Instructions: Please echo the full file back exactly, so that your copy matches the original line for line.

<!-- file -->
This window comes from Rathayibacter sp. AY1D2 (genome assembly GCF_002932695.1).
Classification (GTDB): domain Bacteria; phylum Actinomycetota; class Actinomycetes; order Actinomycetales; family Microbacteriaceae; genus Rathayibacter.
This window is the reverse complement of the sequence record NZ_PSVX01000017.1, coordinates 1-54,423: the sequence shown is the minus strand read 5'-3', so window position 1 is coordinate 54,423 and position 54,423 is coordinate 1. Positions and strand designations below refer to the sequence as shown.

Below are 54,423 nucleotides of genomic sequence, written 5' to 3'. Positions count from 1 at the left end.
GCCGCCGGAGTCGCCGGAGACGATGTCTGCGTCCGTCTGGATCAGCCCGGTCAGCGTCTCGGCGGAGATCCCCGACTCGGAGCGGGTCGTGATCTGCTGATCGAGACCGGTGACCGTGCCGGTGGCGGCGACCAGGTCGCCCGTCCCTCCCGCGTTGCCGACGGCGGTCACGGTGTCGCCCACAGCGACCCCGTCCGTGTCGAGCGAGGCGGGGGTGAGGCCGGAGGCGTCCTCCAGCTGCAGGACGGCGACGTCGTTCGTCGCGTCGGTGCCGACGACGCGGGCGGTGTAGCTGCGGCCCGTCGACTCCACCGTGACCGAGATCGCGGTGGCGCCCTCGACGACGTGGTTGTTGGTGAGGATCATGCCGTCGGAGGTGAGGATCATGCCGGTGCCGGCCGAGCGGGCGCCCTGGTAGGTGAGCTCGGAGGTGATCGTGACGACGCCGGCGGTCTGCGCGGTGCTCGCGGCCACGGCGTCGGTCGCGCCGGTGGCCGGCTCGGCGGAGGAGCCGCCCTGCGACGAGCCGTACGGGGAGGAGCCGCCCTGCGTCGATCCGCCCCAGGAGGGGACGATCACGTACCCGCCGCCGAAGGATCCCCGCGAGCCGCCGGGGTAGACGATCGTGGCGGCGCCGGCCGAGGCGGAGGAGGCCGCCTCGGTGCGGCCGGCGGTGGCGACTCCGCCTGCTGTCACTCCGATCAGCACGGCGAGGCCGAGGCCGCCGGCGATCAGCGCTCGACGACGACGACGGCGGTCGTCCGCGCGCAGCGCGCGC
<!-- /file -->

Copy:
This window comes from Rathayibacter sp. AY1D2 (genome assembly GCF_002932695.1).
Classification (GTDB): domain Bacteria; phylum Actinomycetota; class Actinomycetes; order Actinomycetales; family Microbacteriaceae; genus Rathayibacter.
This window is the reverse complement of the sequence record NZ_PSVX01000017.1, coordinates 1-54,423: the sequence shown is the minus strand read 5'-3', so window position 1 is coordinate 54,423 and position 54,423 is coordinate 1. Positions and strand designations below refer to the sequence as shown.

Below are 54,423 nucleotides of genomic sequence, written 5' to 3'. Positions count from 1 at the left end.
GCCGCCGGAGTCGCCGGAGACGATGTCTGCGTCCGTCTGGATCAGCCCGGTCAGCGTCTCGGCGGAGATCCCCGACTCGGAGCGGGTCGTGATCTGCTGATCGAGACCGGTGACCGTGCCGGTGGCGGCGACCAGGTCGCCCGTCCCTCCCGCGTTGCCGACGGCGGTCACGGTGTCGCCCACAGCGACCCCGTCCGTGTCGAGCGAGGCGGGGGTGAGGCCGGAGGCGTCCTCCAGCTGCAGGACGGCGACGTCGTTCGTCGCGTCGGTGCCGACGACGCGGGCGGTGTAGCTGCGGCCCGTCGACTCCACCGTGACCGAGATCGCGGTGGCGCCCTCGACGACGTGGTTGTTGGTGAGGATCATGCCGTCGGAGGTGAGGATCATGCCGGTGCCGGCCGAGCGGGCGCCCTGGTAGGTGAGCTCGGAGGTGATCGTGACGACGCCGGCGGTCTGCGCGGTGCTCGCGGCCACGGCGTCGGTCGCGCCGGTGGCCGGCTCGGCGGAGGAGCCGCCCTGCGACGAGCCGTACGGGGAGGAGCCGCCCTGCGTCGATCCGCCCCAGGAGGGGACGATCACGTACCCGCCGCCGAAGGATCCCCGCGAGCCGCCGGGGTAGACGATCGTGGCGGCGCCGGCCGAGGCGGAGGAGGCCGCCTCGGTGCGGCCGGCGGTGGCGACTCCGCCTGCTGTCACTCCGATCAGCACGGCGAGGCCGAGGCCGCCGGCGATCAGCGCTCGACGACGACGACGGCGGTCGTCCGCGCGCAGCGCGCGC